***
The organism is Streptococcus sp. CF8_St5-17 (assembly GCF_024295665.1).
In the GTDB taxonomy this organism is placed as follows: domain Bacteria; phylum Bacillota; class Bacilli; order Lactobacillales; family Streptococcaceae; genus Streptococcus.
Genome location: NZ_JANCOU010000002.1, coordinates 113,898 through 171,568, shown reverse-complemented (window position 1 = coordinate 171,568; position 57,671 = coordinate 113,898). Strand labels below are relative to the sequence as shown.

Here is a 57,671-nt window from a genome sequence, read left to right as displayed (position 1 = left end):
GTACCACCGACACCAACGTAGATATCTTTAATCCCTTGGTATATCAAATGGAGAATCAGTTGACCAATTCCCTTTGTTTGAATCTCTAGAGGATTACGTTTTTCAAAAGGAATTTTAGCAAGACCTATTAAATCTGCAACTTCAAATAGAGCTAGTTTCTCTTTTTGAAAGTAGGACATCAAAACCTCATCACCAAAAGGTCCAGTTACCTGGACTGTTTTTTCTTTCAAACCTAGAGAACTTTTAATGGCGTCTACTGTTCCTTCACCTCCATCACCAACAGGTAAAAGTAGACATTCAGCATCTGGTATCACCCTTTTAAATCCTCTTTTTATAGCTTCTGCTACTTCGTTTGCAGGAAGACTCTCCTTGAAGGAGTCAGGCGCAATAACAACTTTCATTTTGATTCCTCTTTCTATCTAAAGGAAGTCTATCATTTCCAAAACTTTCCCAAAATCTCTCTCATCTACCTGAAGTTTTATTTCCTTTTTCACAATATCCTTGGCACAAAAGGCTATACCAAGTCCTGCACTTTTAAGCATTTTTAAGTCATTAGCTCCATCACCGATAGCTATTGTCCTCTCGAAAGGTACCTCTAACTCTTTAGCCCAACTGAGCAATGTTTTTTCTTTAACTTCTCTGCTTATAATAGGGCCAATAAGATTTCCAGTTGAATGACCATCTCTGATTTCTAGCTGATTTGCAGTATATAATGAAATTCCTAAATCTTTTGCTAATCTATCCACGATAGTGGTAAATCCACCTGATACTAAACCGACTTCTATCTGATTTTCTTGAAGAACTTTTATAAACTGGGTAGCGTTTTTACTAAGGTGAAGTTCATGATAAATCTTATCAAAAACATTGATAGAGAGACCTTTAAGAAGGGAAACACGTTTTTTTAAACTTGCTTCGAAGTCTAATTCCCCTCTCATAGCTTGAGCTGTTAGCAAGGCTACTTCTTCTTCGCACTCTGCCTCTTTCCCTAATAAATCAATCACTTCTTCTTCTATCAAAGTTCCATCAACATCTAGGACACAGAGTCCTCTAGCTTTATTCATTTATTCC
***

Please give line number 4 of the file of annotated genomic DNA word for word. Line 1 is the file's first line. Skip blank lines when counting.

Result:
Here is a 57,671-nt window from a genome sequence, read left to right as displayed (position 1 = left end):